The concept of the ‘office Christmas party’ with its cliches of snogs in the stationery cupboard and random sprigs of mistletoe, seems pretty outdated now, particularly in light of the latest impending COVID crisis.
But although times have changed in many ways, the festive season can still be a time when lots of couples get together.
Unless like me, you’re terrible at flirting.
I marvel at the grace and ease with which other people seem to fall into new relationships. Where do these normal, non-pathological suitorscome from? There has to be a catch?!
Not for me that serendipitous series of events when thevet/dentist/butcher turns out to be attractive, single and interested in goingon a date. But the fact that I’m the world’s worst flirt probably doesn’t help.
Professionally and socially, I’m confident and outgoing. But in a romantic context, I have theflirting skills of a bloke on a building site. As much as I try to ‘put out the right signals’, before I know it, I’m treating the guy I’m attracted to like I would one of my close friends (swearing a lot and insulting them). Although it’s my way of showing I’m interested in someone, I’m aware that it’s a bit niche.
If I’m honest, the way women are expected to act around men puzzles me a bit. Whywould you flick your hair if there isn’t a spider or a bit of food in it? Why would you flutter your eyelashes unless you’ve stuck them together by accident? And why would you want to laugh uproariously at someone’s joke if it’s shit?
And my main thought: why would a man be more impressed by someone who’s hanging wide-eyed and breathless off their every word rather than someone who’s really good at banter?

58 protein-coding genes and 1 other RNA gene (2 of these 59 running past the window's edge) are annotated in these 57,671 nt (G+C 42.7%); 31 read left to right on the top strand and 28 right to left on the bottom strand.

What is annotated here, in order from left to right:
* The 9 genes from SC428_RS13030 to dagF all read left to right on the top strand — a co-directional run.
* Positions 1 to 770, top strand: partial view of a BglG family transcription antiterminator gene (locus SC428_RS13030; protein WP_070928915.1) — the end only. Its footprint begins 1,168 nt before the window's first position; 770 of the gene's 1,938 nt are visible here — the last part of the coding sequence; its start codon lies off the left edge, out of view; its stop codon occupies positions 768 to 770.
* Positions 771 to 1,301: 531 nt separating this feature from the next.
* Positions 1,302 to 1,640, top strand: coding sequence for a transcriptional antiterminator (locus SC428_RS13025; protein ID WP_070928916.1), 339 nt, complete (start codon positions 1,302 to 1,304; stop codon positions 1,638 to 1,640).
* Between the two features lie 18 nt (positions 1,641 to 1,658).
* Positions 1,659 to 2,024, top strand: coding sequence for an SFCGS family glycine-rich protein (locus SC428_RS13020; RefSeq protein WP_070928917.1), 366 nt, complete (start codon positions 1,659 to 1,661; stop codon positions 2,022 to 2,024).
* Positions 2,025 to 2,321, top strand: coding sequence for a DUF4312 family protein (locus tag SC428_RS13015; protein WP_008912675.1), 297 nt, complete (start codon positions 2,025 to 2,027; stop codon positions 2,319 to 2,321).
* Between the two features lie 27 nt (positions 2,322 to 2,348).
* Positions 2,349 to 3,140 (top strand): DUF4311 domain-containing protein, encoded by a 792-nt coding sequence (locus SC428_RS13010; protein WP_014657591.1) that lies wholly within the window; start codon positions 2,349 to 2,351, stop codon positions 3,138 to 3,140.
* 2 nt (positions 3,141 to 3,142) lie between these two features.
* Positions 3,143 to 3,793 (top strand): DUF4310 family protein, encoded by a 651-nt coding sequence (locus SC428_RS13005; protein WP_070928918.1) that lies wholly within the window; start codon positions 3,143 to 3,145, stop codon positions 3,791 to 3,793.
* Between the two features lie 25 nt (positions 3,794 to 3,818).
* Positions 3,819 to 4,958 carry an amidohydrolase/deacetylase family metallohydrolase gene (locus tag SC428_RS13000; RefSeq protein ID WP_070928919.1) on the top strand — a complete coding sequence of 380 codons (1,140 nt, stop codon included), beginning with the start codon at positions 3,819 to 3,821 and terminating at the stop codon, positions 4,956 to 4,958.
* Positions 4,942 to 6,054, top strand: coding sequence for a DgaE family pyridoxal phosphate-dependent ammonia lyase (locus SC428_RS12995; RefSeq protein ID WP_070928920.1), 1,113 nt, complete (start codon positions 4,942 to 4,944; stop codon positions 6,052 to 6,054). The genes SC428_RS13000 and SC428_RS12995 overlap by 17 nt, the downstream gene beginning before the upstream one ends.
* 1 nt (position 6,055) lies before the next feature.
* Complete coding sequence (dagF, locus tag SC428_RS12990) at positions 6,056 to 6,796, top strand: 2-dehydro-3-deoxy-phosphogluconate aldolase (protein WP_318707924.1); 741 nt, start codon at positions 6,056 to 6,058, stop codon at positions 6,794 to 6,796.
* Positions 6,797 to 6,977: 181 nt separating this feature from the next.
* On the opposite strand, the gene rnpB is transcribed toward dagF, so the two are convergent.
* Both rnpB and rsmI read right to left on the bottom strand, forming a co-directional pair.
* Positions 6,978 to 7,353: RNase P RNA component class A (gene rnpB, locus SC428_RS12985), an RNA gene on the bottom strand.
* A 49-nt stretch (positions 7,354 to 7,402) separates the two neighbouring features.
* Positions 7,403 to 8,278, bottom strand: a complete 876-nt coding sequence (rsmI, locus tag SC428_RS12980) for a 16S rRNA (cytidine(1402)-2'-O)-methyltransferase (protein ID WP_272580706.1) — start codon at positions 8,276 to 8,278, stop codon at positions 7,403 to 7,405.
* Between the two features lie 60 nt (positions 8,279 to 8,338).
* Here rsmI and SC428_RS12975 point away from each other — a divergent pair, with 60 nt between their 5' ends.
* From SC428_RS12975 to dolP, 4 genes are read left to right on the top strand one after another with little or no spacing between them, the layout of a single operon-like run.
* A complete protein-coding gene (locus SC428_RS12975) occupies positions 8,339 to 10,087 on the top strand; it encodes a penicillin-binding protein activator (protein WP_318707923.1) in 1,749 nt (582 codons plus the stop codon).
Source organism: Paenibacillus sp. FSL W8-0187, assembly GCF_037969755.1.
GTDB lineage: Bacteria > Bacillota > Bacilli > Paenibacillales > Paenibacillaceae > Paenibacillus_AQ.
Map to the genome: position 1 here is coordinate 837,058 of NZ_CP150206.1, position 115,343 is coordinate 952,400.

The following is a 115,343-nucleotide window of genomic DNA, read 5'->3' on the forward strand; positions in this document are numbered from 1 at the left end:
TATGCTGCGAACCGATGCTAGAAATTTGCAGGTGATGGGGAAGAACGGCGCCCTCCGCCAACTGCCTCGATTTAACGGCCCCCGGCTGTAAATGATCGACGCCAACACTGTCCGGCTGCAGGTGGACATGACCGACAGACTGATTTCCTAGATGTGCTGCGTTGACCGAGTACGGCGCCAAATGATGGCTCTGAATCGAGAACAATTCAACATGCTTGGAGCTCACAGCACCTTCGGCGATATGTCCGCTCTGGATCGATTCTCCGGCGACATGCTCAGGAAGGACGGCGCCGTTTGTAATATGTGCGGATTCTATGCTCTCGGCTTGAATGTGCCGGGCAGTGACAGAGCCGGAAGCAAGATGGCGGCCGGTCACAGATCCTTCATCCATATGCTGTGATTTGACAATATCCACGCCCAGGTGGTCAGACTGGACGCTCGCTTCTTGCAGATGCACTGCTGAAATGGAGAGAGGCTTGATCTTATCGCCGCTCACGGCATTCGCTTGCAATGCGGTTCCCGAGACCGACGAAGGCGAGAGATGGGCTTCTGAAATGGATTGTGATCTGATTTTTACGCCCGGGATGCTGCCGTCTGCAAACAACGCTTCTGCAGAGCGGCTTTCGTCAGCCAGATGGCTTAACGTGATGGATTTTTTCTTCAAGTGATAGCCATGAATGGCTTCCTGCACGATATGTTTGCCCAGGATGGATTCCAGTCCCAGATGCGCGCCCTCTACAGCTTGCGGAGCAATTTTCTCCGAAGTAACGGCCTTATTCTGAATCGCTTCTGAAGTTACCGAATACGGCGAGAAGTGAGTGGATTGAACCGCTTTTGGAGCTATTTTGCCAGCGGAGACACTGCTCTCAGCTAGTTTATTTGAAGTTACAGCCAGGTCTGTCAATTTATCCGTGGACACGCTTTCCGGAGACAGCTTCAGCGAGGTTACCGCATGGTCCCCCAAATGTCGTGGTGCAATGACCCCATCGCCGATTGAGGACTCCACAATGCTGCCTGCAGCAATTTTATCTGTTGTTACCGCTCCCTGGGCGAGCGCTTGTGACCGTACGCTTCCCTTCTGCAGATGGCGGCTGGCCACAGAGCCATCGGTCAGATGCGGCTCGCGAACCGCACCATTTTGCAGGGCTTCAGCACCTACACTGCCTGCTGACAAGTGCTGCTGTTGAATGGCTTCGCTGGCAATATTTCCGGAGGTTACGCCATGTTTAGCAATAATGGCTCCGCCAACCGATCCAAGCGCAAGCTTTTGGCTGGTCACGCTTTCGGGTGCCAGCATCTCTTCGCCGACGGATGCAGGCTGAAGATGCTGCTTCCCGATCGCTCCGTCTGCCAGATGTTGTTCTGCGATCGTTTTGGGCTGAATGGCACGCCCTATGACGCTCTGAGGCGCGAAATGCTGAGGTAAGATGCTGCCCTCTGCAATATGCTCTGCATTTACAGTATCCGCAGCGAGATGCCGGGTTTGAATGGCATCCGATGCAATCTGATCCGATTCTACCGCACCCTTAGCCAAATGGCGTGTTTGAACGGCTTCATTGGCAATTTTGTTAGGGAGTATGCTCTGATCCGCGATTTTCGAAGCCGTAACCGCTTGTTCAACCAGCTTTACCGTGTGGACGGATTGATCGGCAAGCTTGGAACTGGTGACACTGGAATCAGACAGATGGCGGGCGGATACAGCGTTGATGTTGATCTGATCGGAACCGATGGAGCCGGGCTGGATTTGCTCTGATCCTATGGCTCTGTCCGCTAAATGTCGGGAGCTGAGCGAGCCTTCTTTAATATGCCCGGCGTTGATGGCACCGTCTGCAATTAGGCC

As someone who doesn’t send the stereotypical flirting signals, I guess it’s hard for people I like to actually figure that out. I’m aware that there’s another tactic to cut through any confusion - asking someone out - but I’d be way too petrified!
Maybe that last bit is something of a contradiction given that I write a lot aboutbeing strong and self-sufficient. I regularly talk about the fact that I enjoy my own company, and that I’m not in a rush to meet a man because I don’t need one. It hasn’t always been that way, and I’m proud of the journey I’ve been on and the hard work I’ve undertaken to change my mindset. I’m also incredibly proud that it provides comfort and strength to other women, who regularly message me to tell me so.
I wasasked recently if I ever worried that my strength frightened potential partnersaway. Do men who share their strength and their struggles get asked that question? I doubt it.
I’ll let you into a little secret though: there is someone I like. The problem is he’llnever know. Unless he’s psychic.
Although for me, flirting or asking someone I like out on a date is tantamount to proposing (i.e. not gonna happen), I live in hope that one day, there’ll be someone who speaks the same language I do.
Even ifit is littered with insults and expletives.